Mobile health devices make it possible for clinicians to monitor patients’ health on a day-to-day basis, regardless of their physical location. These technologies can greatly improve care for patients who are not well-served by the traditional healthcare system. Canadian healthcare providers do, however, need to consider several important regulatory and privacy concerns as they adopt mobile health devices.
Mobile health devices are an exciting new development in global healthcare. In Rwanda, lab-on-a-chip technologies are being used to provide highly accurate HIV tests and automatically send results to patients’ electronic health records via cell phone networks. Closer to home, mobile phones and tablets are being adapted to monitor heart rate, blood glucose levels, and other health indicators and upload results to online portals accessible to patients’ healthcare providers. These technologies are particularly well suited to supporting patients who find it difficult to travel to a doctor, such as people in remote areas and housebound seniors. They are also extremely useful for monitoring complex and chronic health conditions. Mobile health devices have the potential greatly to improve care for patients who are not well-served by the traditional healthcare system. Canadian healthcare providers do, however, need to consider several important regulatory and privacy concerns as they adopt mobile health devices.
Healthcare providers that give patients mobile devices which use cell phone networks are considered by the Canadian Radio-Television Telecommunications Commission (CRTC) to be telecommunications resellers. While the CRTC does not directly regulate resellers, these are none the less obligated to meet certain compliance requirements:
- Any mobile devices that have voice communications capabilities have to have 911 service capabilities. If devices can be used for phone calls (even if this is not their intended purpose), the CRTC requires that providers test the devices to ensure that they can make 911 calls. If devices are not capable of voice calls, patients need to be explicitly informed of this, and the devices should not look like cell phones (i.e. have features such as keypads).
- Resellers must report user complaints about mobile devices within five days to the Commissioner for Complaints for Telecommunications Services. Ideally, users’ issues will already be resolved by the time complaints are reported.
- Devices must be adapted, as needed, for people with visual disabilities. This is both a CRTC requirement and a requirement of the Accessibility for Ontarians with Disabilities Act (2005).
- Resellers must follow CRTC guidelines of transparency, innovation, clarity and competitive neutrality. This means that they must clearly explain services to users and make information about their business practices available to the public. Competitive neutrality means that users must have the option to switch telecommunications service providers. This means that healthcare providers managing mobile health devices need to have agreements with all national telecommunications carriers. While most urban patients will not be concerned with which carrier serves them, remote areas may not be served by all carriers, and healthcare providers need to be able to switch patients to a carrier that serves their home.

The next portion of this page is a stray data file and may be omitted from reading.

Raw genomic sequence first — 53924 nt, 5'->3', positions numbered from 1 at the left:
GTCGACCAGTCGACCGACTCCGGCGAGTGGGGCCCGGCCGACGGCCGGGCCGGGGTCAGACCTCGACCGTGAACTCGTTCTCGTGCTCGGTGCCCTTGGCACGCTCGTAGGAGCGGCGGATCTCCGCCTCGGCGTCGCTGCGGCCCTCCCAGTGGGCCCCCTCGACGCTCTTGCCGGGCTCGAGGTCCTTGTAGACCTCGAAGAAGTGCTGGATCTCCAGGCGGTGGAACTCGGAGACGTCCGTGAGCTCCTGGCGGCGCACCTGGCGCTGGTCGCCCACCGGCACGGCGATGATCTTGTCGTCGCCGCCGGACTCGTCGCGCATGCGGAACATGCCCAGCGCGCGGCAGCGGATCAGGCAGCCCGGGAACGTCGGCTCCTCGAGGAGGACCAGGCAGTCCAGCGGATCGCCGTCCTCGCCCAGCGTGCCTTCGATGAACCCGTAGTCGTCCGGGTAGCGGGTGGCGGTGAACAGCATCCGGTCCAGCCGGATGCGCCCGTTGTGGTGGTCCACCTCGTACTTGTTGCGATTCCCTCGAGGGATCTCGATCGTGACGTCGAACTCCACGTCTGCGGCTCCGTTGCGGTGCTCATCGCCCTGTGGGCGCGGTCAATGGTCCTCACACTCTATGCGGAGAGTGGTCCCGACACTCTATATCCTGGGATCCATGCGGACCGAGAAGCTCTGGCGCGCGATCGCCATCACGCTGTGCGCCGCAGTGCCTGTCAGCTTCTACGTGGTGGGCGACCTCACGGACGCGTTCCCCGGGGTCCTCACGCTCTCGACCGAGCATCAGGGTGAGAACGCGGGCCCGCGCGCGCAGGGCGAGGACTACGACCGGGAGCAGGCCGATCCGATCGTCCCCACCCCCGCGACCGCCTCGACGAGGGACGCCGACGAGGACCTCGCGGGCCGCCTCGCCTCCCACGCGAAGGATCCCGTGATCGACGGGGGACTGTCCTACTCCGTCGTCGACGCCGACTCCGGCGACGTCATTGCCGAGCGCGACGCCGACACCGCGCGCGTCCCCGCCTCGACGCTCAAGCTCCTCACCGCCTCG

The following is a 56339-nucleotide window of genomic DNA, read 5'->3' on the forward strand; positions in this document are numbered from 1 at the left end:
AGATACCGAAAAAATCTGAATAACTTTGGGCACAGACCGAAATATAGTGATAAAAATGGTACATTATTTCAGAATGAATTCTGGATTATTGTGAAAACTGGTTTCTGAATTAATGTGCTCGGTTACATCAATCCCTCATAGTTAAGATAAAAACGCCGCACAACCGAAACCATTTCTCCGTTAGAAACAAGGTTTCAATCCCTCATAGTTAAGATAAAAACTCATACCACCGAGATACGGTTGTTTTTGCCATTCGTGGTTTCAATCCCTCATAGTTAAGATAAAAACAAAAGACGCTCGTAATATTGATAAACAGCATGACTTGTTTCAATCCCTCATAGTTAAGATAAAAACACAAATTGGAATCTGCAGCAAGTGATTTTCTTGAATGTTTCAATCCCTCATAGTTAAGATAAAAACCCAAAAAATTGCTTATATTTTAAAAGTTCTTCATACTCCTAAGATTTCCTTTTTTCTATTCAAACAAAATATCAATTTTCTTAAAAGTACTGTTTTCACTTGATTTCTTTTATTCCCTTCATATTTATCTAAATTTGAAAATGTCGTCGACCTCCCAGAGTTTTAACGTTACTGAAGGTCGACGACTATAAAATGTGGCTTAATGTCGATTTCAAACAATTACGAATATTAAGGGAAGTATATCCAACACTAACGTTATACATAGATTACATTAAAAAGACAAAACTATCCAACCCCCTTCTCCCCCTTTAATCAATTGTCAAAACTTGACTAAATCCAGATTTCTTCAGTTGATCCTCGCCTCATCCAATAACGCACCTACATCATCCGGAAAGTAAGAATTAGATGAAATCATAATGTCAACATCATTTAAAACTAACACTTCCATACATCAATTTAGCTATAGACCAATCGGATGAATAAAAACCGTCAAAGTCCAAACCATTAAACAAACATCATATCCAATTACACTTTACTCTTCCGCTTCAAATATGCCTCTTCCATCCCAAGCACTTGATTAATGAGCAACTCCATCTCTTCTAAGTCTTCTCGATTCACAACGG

It is also highly advisable for telecommunications resellers to monitor their compliance with CRTC requirements, follow CRTC rulings, and participate in relevant meetings and boards.
Mobile health devices take patients’ personal health information outside of secure healthcare settings into the community. This raises a couple of important privacy issues:
- Mobile service providers to health devices will have records of patients’ names, addresses, and type of device, and will know that they are participating in a mobile healthcare program. Any employee in the telecommunications company serving a mobile health program will potentially be able to access this information. The worst case scenario is that an employee could steal contact information for vulnerable patients, such as seniors, and sell it to fraud artists. Patients need to be told who will have access to their personal information and what risks this may pose.
- If a mobile health device is lost, this should be considered a privacy breach, as the SIM card in the device will contain personal information. The healthcare provider will need to be able to respond in 5 days, for example, by disabling the SIM card or tracking the device’s location. Patients need to know that there is personal information on the SIM card and that they should contact the healthcare provider if they lose the device.
Mobile health devices have a great potential for extending healthcare services beyond traditional settings, and in particular, helping patients with complex health needs better to manage their conditions. In adopting these devices, healthcare providers need to take into account the needs of patients with differing abilities in diverse geographical locations. They also need to ensure that patients are thoroughly informed of how their personal information will be managed and whom to contact for help with the device. By planning ahead to fulfill mobile device users’ rights, as set out by CRTC requirements and privacy laws, healthcare providers can offer sensitive and responsible support to patients in need of innovative healthcare approaches.
Canadian Radio-Television Telecommunications Commission. Telecom Resources.
Bill Malone (2013). The Rise of Mobile Health Devices. Clinical Laboratory News 39.5.
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